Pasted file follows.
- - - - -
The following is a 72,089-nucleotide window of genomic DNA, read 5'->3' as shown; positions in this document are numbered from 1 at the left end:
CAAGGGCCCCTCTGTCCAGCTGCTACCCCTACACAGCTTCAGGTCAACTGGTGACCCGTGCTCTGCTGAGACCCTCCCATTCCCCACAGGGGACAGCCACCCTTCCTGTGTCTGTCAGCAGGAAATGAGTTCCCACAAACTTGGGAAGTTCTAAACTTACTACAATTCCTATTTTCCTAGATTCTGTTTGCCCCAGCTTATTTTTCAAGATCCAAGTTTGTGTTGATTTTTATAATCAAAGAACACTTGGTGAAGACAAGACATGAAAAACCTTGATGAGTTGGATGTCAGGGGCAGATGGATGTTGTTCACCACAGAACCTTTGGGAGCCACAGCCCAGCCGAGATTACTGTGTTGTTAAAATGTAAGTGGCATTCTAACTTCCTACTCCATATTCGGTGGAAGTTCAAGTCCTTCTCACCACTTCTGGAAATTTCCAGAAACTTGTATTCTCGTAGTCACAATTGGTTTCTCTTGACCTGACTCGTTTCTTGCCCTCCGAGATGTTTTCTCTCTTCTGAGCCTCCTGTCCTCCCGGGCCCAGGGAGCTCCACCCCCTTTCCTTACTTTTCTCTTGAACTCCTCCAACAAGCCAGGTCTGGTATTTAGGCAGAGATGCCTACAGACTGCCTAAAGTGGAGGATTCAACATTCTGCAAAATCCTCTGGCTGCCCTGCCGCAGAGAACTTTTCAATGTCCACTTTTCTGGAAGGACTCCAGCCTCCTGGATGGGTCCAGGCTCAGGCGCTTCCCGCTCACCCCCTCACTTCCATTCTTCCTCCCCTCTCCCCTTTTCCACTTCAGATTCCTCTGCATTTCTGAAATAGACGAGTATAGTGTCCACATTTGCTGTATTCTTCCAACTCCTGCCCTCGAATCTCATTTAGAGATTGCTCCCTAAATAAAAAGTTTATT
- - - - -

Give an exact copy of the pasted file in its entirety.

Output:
The following is a 72,089-nucleotide window of genomic DNA, read 5'->3' as shown; positions in this document are numbered from 1 at the left end:
CAAGGGCCCCTCTGTCCAGCTGCTACCCCTACACAGCTTCAGGTCAACTGGTGACCCGTGCTCTGCTGAGACCCTCCCATTCCCCACAGGGGACAGCCACCCTTCCTGTGTCTGTCAGCAGGAAATGAGTTCCCACAAACTTGGGAAGTTCTAAACTTACTACAATTCCTATTTTCCTAGATTCTGTTTGCCCCAGCTTATTTTTCAAGATCCAAGTTTGTGTTGATTTTTATAATCAAAGAACACTTGGTGAAGACAAGACATGAAAAACCTTGATGAGTTGGATGTCAGGGGCAGATGGATGTTGTTCACCACAGAACCTTTGGGAGCCACAGCCCAGCCGAGATTACTGTGTTGTTAAAATGTAAGTGGCATTCTAACTTCCTACTCCATATTCGGTGGAAGTTCAAGTCCTTCTCACCACTTCTGGAAATTTCCAGAAACTTGTATTCTCGTAGTCACAATTGGTTTCTCTTGACCTGACTCGTTTCTTGCCCTCCGAGATGTTTTCTCTCTTCTGAGCCTCCTGTCCTCCCGGGCCCAGGGAGCTCCACCCCCTTTCCTTACTTTTCTCTTGAACTCCTCCAACAAGCCAGGTCTGGTATTTAGGCAGAGATGCCTACAGACTGCCTAAAGTGGAGGATTCAACATTCTGCAAAATCCTCTGGCTGCCCTGCCGCAGAGAACTTTTCAATGTCCACTTTTCTGGAAGGACTCCAGCCTCCTGGATGGGTCCAGGCTCAGGCGCTTCCCGCTCACCCCCTCACTTCCATTCTTCCTCCCCTCTCCCCTTTTCCACTTCAGATTCCTCTGCATTTCTGAAATAGACGAGTATAGTGTCCACATTTGCTGTATTCTTCCAACTCCTGCCCTCGAATCTCATTTAGAGATTGCTCCCTAAATAAAAAGTTTATT